Most of the existing PAC-MDP methods look at a sequence of simulated actions and rewards and rely on revisiting states many times over and over to learn how to act optimally in those states. This does not fit the ecosystem management problem. In reality, we begin in a particular starting state S, in which the ecosystem is typically in some undesirable state far from its desired balance. The goal is to find a policy for moving to a world where S does not occur again.

Our Approach

Our paper improves upon the best approaches for doing approximate planning in large problems in two ways :

  1. It obtains tighter confidence intervals on the quality of a policy by incorporating a bound on the probability of reaching additional (not-yet-visited) states. These tighter intervals mean that fewer simulations are needed.
  2. It introduces a more strategic method for choosing which state would be best to sample next by maintaining a discounted occupancy measure on all known states. 

Our work is based on the idea of being able to restart planning from a fixed start state at any time. This idea was originally put forward by Fiechter in 1994 [3]. However, many important innovations have been made in PAC-MDP community which we apply to our problem.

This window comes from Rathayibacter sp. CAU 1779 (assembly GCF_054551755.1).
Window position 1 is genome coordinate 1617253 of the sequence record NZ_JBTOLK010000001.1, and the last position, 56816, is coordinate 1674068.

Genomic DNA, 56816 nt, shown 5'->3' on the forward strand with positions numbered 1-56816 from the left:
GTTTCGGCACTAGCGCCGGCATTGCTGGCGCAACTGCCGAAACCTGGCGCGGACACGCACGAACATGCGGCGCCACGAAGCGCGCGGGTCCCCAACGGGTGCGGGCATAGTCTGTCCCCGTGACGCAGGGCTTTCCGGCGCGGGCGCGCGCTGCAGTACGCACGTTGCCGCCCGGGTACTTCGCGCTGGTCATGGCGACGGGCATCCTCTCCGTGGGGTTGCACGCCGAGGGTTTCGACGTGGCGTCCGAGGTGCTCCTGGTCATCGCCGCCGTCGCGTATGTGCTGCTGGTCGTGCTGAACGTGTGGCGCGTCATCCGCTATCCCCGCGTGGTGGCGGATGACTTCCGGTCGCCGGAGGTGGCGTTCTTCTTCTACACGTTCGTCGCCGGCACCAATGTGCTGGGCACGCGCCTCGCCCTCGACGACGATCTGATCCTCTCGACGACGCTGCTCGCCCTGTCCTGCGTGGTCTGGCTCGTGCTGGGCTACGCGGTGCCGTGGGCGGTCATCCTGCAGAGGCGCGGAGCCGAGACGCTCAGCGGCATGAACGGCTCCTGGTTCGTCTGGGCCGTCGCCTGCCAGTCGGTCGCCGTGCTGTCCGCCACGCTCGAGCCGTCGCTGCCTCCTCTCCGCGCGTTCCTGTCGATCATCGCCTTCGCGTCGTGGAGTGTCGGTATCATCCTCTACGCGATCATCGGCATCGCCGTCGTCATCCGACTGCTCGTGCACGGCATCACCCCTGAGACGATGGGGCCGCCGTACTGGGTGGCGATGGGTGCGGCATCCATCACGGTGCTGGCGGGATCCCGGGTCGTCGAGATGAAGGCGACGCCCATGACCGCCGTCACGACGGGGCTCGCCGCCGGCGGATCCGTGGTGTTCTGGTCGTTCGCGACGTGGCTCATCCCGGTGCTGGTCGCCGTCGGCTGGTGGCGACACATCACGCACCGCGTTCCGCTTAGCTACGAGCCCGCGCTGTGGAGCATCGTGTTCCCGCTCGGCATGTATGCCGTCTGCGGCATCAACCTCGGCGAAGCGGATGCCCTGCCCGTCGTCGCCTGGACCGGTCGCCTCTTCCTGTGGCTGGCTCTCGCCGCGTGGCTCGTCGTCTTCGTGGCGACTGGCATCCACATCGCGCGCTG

A fundamental feature of many PAC-MDP algorithms is optimism under uncertainty. That is, if there are some states we’ve never encountered or evaluated, then we assume they are high value states. This encourages the algorithm to try to reach unknown states and find out their true value. If such a state does indeed have high value then we benefit directly; if it’s a bad state, then we learn quickly and become less likely to visit the state again. For optimism under uncertainty to work, we need to have an estimate of how likely we are to encounter any particular state over time.

One way to do this is with a confidence interval on the probability for reaching a state. The confidence interval can be computed based on how many times we’ve visited that state in previous simulations. The confidence intervals used in previous algorithms are quite loose. Their width typically depends on the square root of the number of states in the the state space. In spatial ecosystem management problems the state space is exponentially large, so this leads to very wide intervals. However, another property of real-world problems can help us. Typically, when we apply an action in a state, the set of possible resulting states is small. This means that only a small fraction of all the states will actually be reached over the planning horizon. So we can use the Good-Turing estimator of missing mass[5] to put an upper bound on the total probability of all the states we have never visited. We integrate this upper bound into the existing confidence bounds and get a tighter one that better represents when to stop exploring.